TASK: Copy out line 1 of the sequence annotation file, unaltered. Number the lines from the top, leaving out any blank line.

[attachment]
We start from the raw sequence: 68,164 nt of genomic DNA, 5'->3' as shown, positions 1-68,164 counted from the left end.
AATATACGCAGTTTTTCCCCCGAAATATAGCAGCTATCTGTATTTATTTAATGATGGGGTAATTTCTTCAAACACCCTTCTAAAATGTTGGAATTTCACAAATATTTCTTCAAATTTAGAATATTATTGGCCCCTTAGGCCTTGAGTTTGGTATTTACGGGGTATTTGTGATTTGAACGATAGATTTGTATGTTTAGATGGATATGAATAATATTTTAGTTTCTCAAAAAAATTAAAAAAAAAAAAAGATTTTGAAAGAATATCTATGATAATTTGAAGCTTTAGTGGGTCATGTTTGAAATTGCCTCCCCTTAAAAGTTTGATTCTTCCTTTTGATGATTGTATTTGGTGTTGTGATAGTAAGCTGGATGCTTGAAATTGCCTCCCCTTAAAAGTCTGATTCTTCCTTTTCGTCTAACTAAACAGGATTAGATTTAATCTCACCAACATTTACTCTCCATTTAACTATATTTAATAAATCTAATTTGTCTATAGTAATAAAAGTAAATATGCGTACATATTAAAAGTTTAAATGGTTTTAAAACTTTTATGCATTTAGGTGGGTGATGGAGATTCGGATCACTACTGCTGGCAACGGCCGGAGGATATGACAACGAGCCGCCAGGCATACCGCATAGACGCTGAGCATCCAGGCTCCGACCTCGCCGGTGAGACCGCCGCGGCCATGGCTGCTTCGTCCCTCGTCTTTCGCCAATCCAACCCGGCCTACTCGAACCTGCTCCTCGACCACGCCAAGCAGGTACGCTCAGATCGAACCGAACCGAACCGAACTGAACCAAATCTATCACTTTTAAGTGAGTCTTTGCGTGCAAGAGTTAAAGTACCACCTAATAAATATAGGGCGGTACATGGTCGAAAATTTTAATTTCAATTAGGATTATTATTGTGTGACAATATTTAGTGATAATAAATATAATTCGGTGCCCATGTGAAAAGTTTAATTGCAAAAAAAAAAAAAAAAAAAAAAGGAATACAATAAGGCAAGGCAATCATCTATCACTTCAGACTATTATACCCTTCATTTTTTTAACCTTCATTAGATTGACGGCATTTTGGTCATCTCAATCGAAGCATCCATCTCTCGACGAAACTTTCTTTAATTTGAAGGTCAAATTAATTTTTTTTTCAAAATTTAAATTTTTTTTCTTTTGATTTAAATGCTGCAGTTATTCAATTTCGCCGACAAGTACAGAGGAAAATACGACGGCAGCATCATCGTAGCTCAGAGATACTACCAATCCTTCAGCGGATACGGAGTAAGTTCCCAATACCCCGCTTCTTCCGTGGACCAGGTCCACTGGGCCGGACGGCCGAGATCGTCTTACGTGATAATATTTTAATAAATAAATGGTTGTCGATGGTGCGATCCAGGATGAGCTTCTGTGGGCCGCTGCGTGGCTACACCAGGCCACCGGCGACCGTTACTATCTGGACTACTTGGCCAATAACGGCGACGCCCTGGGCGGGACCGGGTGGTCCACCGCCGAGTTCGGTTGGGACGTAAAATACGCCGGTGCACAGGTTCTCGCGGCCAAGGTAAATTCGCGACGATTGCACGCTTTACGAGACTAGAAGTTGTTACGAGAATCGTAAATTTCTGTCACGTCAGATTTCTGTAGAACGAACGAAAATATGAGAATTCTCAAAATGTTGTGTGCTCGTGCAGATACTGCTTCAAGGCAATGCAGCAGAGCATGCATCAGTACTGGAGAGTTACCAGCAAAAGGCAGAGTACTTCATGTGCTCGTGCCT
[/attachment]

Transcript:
We start from the raw sequence: 68,164 nt of genomic DNA, 5'->3' as shown, positions 1-68,164 counted from the left end.